Response of small mammals to variable retention of woody debris following biomass harvests in the Southeast
Farrell, Christopher Brian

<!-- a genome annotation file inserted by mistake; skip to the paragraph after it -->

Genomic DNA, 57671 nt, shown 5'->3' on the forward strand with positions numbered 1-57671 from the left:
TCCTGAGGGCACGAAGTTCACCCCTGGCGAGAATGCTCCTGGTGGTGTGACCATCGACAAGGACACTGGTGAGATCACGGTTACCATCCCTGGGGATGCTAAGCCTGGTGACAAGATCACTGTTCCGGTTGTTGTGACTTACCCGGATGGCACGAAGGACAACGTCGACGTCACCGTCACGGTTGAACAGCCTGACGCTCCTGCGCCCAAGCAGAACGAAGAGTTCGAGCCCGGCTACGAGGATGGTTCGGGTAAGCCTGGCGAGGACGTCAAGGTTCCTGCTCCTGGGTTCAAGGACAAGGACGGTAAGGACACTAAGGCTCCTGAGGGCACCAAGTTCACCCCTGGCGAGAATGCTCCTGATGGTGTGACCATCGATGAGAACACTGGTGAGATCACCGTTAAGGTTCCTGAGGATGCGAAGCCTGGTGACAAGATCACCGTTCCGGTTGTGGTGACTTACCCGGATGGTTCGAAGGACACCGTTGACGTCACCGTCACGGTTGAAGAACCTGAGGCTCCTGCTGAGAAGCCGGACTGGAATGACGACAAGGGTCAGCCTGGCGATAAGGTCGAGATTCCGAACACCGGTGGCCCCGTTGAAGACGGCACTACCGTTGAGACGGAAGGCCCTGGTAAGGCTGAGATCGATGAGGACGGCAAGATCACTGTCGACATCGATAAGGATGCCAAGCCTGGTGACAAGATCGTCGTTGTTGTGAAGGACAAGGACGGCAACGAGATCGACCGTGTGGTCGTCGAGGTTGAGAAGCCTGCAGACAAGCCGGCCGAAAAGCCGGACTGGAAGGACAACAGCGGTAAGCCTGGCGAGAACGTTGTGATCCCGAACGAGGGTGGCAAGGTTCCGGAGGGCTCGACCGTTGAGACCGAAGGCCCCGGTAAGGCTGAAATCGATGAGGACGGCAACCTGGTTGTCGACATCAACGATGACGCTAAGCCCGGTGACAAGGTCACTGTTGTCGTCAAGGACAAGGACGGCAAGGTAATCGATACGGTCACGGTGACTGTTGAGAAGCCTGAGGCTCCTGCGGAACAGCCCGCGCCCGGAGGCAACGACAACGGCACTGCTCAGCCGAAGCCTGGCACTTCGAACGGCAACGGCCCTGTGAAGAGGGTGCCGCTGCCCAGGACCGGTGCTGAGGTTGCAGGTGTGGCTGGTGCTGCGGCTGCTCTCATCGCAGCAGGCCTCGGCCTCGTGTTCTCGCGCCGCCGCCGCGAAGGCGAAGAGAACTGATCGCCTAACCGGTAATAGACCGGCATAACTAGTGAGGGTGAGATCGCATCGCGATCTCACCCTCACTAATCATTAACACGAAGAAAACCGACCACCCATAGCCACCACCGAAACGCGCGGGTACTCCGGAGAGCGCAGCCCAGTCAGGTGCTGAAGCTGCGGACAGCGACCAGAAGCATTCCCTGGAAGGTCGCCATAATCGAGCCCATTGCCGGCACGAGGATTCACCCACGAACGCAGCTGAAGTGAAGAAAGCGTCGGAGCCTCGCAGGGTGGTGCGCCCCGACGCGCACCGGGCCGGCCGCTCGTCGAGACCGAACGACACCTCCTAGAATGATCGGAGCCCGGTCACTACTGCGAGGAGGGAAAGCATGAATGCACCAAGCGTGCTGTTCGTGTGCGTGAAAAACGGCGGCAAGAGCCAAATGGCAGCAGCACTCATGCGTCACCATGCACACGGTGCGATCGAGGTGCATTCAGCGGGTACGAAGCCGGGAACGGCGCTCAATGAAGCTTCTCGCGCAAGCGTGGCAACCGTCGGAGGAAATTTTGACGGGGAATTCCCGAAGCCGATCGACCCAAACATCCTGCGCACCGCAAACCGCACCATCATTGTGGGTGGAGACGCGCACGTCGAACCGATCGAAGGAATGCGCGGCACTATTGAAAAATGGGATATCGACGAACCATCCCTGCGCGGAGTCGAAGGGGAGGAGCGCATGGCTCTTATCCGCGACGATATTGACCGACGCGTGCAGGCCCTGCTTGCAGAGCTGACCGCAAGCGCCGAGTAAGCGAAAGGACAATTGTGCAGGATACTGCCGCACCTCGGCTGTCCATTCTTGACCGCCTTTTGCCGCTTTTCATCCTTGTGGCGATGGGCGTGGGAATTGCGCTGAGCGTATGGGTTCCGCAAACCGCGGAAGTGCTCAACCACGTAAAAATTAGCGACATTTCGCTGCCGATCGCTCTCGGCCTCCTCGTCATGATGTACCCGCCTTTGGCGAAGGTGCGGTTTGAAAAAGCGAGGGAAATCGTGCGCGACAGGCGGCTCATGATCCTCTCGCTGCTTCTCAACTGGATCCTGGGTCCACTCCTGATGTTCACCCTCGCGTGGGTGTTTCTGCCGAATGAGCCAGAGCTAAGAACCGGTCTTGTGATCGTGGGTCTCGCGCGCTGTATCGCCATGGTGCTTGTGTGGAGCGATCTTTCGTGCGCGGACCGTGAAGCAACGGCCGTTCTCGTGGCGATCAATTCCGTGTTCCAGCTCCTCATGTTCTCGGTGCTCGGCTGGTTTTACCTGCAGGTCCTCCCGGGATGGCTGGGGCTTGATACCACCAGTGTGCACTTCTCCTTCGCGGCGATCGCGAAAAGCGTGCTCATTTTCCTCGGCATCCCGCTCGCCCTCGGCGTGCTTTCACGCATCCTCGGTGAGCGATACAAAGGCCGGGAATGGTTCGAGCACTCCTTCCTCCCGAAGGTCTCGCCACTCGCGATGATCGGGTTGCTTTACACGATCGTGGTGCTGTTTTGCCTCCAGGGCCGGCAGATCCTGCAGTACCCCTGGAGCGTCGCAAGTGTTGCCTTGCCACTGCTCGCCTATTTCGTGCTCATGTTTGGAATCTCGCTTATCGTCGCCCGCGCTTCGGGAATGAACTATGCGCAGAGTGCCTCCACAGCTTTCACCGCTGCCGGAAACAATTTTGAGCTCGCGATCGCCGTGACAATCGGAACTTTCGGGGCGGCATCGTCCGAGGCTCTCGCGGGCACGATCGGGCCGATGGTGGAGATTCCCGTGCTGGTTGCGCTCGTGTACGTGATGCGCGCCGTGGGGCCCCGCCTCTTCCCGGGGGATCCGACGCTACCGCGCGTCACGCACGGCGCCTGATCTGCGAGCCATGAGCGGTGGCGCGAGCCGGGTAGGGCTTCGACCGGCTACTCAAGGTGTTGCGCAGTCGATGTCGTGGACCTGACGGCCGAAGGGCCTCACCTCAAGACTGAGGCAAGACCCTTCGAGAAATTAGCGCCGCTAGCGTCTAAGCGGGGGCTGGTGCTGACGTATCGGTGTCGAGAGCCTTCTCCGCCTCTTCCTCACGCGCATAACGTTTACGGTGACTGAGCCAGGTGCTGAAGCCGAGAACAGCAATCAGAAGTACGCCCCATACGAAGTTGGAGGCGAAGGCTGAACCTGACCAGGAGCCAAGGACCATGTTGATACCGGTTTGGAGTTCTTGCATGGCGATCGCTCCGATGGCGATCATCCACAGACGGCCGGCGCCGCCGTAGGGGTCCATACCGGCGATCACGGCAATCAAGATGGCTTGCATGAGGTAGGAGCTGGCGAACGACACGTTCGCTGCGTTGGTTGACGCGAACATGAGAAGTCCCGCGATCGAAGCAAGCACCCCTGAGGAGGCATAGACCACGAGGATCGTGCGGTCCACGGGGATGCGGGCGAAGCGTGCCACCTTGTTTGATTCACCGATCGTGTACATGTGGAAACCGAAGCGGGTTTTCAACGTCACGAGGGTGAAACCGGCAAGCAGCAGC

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Woody biomass harvesting is defined as the removal of debris normally left after timber harvests (i.e., limbs, tops) to be used in sustainable energy production. Increased use of woody debris left after harvest may negatively affect wildlife species that depend on coarse woody debris (CWD) to meet various life history requirements. Studies that have been conducted on the importance of CWD to small mammals were mainly in standing forests of the Pacific Northwest and southern Appalachian Mountains. I examined the response of small mammals to varying levels of CWD retention after biomass harvests in the southeastern Coastal Plain using models incorporating CWD volume and vegetation characteristics. I captured 10 species in 81,177 trap nights. Vegetation characteristics had more influence on total captures and captures of most species than CWD volume. Based on my results, biomass harvests appear to have limited effect on small mammal abundance.